Some 2.4 million Central Africans are in dire need of assistance. More than half a million are refugees, and 601,000 are displaced, according to OCHA figures. Over 500 grave violations of human rights were committed during the height of the conflict and political instability in the country, which lasted more than a decade between 2003 and 2015. The UN has regularly alerted the international community to early signs of genocide.
This year marks the beginning of the campaign celebrating the 70th anniversary of the Universal Declaration of Human Rights, through which States committed to the fulfilment of human rights for all people. The preamble states that “disregard and contempt for human rights have resulted in barbarous acts which have outraged the conscience of mankind, and the advent of a world in which human beings shall enjoy freedom of speech and belief and freedom from fear and want has been proclaimed as the highest aspiration of the common people.”
Central Africans continue to be denied this aspiration, a life free from fear and want. While the security situation in the capital has improved significantly since 2015, insecurity prevails in many rural areas. Over the years, fighting that was once only between armed groups has transformed into clashes between communities, particularly between pastoral and agricultural-based communities. For lack of state presence and authority, the population turns to non-state actors such as armed groups, religious institutions, and humanitarian and peacekeeping organizations for their protection.
No country and no organization can tackle such huge challenges alone. Joining efforts and strong partnerships are key - between people, countries and institutions - and the Special Criminal Court is an excellent example of such collaboration.
UNDP, together with MINUSCA, OHCHR and UN Women, has been supporting the Central African Republic to re-establish the rule of law through joint programmes since 2014. The Special Criminal Court, established by law in 2015 to prosecute serious crimes committed since 2005, is becoming operational. The international community was needed to promote the mandate for this special court. The UN continues to support the Special Criminal Court and the state at large in regards to impunity, including through mapping human rights violations to inform the prosecution strategy of the court, assisting the government and civil society in implementing access to justice and security policies and programmes, raising awareness on human rights so that Central Africans are empowered to claim them.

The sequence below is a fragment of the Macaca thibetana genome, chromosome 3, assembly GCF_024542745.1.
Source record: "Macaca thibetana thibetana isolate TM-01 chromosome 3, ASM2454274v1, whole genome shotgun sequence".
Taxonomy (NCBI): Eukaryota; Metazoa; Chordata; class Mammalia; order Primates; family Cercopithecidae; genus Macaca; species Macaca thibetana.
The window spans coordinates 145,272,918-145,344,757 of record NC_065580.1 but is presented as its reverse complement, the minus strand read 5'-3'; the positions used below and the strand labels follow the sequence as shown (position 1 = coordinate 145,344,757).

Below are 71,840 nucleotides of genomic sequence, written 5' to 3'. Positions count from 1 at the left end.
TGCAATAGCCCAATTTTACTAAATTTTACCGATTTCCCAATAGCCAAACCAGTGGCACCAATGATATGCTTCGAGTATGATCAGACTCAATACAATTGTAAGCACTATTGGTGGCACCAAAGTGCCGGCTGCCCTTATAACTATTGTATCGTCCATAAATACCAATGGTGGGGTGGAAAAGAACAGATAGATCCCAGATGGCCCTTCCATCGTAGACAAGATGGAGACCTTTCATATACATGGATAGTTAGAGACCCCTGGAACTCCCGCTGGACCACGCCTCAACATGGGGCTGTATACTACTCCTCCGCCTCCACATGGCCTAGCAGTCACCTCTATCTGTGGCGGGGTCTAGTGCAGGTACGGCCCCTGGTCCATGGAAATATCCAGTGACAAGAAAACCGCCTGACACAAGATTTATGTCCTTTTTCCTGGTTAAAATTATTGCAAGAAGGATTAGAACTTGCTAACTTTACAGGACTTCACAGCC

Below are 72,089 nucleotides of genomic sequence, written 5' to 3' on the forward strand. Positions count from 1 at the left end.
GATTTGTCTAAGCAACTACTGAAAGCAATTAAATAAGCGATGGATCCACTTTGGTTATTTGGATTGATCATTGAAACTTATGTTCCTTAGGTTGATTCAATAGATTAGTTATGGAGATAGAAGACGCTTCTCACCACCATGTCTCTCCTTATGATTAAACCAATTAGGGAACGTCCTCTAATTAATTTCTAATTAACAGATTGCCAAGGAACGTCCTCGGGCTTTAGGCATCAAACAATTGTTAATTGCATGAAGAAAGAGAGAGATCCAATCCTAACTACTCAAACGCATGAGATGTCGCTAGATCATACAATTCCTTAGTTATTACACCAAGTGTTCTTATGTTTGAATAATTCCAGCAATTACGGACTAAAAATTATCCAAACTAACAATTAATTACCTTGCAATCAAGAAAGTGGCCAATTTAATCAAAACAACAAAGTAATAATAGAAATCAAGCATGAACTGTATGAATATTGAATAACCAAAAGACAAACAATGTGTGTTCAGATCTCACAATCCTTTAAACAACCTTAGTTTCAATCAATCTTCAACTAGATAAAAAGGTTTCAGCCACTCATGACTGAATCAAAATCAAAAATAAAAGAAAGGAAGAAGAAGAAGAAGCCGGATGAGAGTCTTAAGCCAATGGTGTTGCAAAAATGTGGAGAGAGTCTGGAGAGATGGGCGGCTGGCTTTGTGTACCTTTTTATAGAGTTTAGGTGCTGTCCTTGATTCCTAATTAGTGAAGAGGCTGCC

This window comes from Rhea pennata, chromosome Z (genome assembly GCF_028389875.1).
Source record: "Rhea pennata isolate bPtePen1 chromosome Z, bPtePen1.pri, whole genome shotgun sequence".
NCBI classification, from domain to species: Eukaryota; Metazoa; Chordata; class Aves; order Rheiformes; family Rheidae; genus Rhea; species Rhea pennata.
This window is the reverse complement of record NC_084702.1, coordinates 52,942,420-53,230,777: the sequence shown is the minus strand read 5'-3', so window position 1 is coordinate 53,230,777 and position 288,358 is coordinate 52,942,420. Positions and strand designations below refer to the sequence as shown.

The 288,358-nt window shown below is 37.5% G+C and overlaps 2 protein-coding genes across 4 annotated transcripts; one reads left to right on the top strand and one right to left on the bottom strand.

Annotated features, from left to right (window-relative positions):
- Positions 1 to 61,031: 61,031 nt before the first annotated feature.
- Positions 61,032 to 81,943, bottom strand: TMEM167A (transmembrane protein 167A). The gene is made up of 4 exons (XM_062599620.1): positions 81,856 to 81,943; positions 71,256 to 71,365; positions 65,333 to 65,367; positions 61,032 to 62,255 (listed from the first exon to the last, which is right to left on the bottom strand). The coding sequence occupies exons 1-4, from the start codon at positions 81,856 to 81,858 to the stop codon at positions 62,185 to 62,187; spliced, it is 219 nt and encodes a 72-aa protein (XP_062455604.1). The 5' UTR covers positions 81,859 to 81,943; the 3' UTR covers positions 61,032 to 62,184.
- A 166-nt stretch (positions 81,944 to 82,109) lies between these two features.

Partner countries have played a crucial role and deployed the Special Prosecutor and international judges to work alongside national judges and judicial staff to fight impunity and achieve justice for the people of the Central African Republic. This level of joint commitment needs to be maintained and the promise to the people delivered.
Beyond the grave violations of human rights in the past, impunity remains a concern for Central Africans for current grievances, including violence against women, theft and other crimes. Many also lack access to civil registration, services and land. The promise of sustainable peace and rule of law in the Central African Republic depends on the capacity of the state, with support from the international community, to provide concrete justice and security services to the people. Let us continue to turn to the principles of the Universal Declaration of Human Rights to drive us, we are all born equal in dignity and rights.
About the author
Antje Kraft is a policy specialist working with the Rule of Law, Justice, Security and Human Rights team at UNDP. Follow her on Twitter: @antjekraft
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